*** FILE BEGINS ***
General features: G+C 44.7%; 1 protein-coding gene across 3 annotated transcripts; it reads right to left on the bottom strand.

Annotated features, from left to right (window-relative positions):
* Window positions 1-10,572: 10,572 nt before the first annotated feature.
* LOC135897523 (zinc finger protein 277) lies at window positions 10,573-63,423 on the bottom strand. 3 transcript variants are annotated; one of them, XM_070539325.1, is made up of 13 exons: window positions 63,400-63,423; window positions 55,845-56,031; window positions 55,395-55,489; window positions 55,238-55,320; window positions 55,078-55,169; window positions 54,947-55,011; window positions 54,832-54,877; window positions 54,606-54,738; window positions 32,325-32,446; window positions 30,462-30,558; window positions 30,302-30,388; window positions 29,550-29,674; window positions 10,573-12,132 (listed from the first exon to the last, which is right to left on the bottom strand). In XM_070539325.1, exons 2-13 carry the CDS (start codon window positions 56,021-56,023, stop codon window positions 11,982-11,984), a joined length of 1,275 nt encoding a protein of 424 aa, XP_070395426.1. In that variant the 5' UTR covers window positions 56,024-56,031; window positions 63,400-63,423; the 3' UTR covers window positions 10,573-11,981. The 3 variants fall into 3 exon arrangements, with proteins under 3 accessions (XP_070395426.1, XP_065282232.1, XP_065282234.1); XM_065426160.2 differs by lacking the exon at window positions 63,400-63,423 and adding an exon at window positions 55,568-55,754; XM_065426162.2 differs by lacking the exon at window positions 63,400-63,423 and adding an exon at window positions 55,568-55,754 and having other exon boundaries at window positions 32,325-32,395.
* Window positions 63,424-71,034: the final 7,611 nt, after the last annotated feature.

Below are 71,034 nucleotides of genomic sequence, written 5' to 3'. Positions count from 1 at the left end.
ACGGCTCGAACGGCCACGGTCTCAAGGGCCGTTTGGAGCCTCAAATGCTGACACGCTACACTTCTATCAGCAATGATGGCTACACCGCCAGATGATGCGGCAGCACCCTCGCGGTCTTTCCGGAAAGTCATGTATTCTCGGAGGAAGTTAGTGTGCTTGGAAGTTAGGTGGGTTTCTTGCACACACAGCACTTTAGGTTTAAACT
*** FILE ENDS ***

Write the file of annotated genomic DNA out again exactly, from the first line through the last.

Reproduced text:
General features: G+C 44.7%; 1 protein-coding gene across 3 annotated transcripts; it reads right to left on the bottom strand.

Annotated features, from left to right (window-relative positions):
* Window positions 1-10,572: 10,572 nt before the first annotated feature.
* LOC135897523 (zinc finger protein 277) lies at window positions 10,573-63,423 on the bottom strand. 3 transcript variants are annotated; one of them, XM_070539325.1, is made up of 13 exons: window positions 63,400-63,423; window positions 55,845-56,031; window positions 55,395-55,489; window positions 55,238-55,320; window positions 55,078-55,169; window positions 54,947-55,011; window positions 54,832-54,877; window positions 54,606-54,738; window positions 32,325-32,446; window positions 30,462-30,558; window positions 30,302-30,388; window positions 29,550-29,674; window positions 10,573-12,132 (listed from the first exon to the last, which is right to left on the bottom strand). In XM_070539325.1, exons 2-13 carry the CDS (start codon window positions 56,021-56,023, stop codon window positions 11,982-11,984), a joined length of 1,275 nt encoding a protein of 424 aa, XP_070395426.1. In that variant the 5' UTR covers window positions 56,024-56,031; window positions 63,400-63,423; the 3' UTR covers window positions 10,573-11,981. The 3 variants fall into 3 exon arrangements, with proteins under 3 accessions (XP_070395426.1, XP_065282232.1, XP_065282234.1); XM_065426160.2 differs by lacking the exon at window positions 63,400-63,423 and adding an exon at window positions 55,568-55,754; XM_065426162.2 differs by lacking the exon at window positions 63,400-63,423 and adding an exon at window positions 55,568-55,754 and having other exon boundaries at window positions 32,325-32,395.
* Window positions 63,424-71,034: the final 7,611 nt, after the last annotated feature.

Below are 71,034 nucleotides of genomic sequence, written 5' to 3'. Positions count from 1 at the left end.
ACGGCTCGAACGGCCACGGTCTCAAGGGCCGTTTGGAGCCTCAAATGCTGACACGCTACACTTCTATCAGCAATGATGGCTACACCGCCAGATGATGCGGCAGCACCCTCGCGGTCTTTCCGGAAAGTCATGTATTCTCGGAGGAAGTTAGTGTGCTTGGAAGTTAGGTGGGTTTCTTGCACACACAGCACTTTAGGTTTAAACT